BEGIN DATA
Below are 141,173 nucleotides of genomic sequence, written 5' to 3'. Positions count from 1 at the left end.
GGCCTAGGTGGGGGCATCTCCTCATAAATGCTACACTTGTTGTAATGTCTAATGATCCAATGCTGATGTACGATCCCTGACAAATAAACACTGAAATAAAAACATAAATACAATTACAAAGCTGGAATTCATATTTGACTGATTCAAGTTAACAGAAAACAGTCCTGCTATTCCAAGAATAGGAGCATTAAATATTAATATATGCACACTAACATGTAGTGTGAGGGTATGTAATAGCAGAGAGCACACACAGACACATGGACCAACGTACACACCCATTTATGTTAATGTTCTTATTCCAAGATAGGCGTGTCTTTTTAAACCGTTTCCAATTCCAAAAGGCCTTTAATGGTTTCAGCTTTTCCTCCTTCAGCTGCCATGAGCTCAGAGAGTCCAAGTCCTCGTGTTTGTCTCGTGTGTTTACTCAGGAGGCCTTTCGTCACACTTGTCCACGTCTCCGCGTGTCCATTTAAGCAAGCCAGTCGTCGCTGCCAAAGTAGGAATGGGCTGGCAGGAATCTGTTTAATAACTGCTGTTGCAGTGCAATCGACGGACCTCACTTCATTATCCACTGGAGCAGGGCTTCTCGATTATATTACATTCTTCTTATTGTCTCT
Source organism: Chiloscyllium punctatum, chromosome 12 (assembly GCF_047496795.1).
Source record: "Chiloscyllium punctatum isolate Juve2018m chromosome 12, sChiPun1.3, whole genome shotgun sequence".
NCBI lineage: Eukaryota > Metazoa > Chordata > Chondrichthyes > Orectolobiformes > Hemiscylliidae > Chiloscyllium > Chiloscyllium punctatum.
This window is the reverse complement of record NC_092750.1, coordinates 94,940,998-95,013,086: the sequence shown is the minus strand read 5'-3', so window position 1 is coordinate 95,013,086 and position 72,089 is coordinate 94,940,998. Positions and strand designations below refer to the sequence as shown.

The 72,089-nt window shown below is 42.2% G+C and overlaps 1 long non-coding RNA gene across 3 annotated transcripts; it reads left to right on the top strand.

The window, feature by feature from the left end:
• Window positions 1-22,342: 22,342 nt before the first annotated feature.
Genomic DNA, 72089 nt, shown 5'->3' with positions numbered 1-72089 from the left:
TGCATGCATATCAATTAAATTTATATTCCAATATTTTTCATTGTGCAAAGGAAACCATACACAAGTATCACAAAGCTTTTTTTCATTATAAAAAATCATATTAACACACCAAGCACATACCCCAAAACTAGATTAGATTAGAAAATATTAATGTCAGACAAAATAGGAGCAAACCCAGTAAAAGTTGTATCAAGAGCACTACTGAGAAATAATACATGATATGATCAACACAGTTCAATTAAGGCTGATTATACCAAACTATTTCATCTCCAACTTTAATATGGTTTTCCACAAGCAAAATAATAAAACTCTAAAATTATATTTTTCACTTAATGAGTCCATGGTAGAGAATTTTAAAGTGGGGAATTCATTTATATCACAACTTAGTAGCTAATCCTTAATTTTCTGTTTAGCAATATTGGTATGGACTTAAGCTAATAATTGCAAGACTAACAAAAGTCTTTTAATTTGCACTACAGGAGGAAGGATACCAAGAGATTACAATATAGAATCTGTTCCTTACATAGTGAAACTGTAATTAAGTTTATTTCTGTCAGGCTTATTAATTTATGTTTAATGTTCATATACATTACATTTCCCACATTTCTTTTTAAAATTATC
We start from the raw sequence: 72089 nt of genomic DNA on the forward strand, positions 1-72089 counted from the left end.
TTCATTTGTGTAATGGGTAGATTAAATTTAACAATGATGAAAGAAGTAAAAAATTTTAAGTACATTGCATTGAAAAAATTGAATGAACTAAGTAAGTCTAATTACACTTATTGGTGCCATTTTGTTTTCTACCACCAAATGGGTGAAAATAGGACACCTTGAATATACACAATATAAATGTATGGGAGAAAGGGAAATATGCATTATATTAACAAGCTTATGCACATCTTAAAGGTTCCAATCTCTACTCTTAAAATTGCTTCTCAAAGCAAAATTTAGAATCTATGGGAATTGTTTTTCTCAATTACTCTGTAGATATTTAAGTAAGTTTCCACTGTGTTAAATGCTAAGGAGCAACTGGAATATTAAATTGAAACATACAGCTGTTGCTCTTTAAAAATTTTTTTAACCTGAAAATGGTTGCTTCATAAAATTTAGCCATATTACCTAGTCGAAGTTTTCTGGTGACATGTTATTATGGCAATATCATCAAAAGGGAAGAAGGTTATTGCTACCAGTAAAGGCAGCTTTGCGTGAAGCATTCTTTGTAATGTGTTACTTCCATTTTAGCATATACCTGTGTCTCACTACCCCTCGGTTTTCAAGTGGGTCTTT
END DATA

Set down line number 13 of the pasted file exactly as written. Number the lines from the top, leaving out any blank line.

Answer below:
TTCATTTGTGTAATGGGTAGATTAAATTTAACAATGATGAAAGAAGTAAAAAATTTTAAGTACATTGCATTGAAAAAATTGAATGAACTAAGTAAGTCTAATTACACTTATTGGTGCCATTTTGTTTTCTACCACCAAATGGGTGAAAATAGGACACCTTGAATATACACAATATAAATGTATGGGAGAAAGGGAAATATGCATTATATTAACAAGCTTATGCACATCTTAAAGGTTCCAATCTCTACTCTTAAAATTGCTTCTCAAAGCAAAATTTAGAATCTATGGGAATTGTTTTTCTCAATTACTCTGTAGATATTTAAGTAAGTTTCCACTGTGTTAAATGCTAAGGAGCAACTGGAATATTAAATTGAAACATACAGCTGTTGCTCTTTAAAAATTTTTTTAACCTGAAAATGGTTGCTTCATAAAATTTAGCCATATTACCTAGTCGAAGTTTTCTGGTGACATGTTATTATGGCAATATCATCAAAAGGGAAGAAGGTTATTGCTACCAGTAAAGGCAGCTTTGCGTGAAGCATTCTTTGTAATGTGTTACTTCCATTTTAGCATATACCTGTGTCTCACTACCCCTCGGTTTTCAAGTGGGTCTTT